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Chapter 12

MRS. FOUNTAIN, FOUNTAIN


Mrs. Fountain: "'From Uncle Philip for Clarence.' Well, Uncle Philip, if you have sent Clarence— Clarence!" breaking into a whimper: "It is, it is! It's another."

Fountain: "Well, that only makes the seventh, and just enough for every day in the week. It's quite my ideal. Now, if there's nothing about a cigar-case— Hello!" He feels in the pocket of the robe and brings out a cigar-case, from which a slip of paper falls: "'Couldn't make up my mind between them, so send both. Uncle Phil.' Well, this is the last stroke of Christmas insanity."

Mrs. Fountain: "His brain simply reeled under it, and gave way. It shows what Christmas really comes to with a man of strong intellect like Uncle Phil."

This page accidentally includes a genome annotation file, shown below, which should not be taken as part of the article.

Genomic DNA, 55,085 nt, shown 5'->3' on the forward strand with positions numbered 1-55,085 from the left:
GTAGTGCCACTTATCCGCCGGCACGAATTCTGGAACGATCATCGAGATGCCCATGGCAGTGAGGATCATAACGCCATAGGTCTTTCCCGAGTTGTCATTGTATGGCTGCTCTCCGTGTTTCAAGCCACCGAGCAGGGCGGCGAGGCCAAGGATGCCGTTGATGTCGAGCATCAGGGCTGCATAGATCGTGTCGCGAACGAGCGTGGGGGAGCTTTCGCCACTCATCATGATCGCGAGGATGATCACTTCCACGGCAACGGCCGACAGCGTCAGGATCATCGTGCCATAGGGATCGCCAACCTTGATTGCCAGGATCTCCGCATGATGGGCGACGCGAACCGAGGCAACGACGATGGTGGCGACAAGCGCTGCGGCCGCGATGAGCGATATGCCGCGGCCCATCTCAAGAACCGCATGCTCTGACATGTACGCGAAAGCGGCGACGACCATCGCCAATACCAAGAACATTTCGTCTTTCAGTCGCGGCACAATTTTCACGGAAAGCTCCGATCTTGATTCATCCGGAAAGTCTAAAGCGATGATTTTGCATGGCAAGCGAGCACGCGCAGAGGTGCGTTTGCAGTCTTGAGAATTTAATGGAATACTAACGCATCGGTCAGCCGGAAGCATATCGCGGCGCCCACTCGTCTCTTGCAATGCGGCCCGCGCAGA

Fountain, opening the case: "Oh, I don't know! He's put some cigars in here—in a lucid interval, probably. There's hope yet."

Mrs. Fountain, in despair: "No, Clarence, there's no hope. Don't flatter yourself. The only way is to bundle back all their presents and never, never, never give or receive another one. Come! Let's begin tying them up at once; it will take us the rest of the night." A knock at the door. "Come, Maggie."

William Dean Howells

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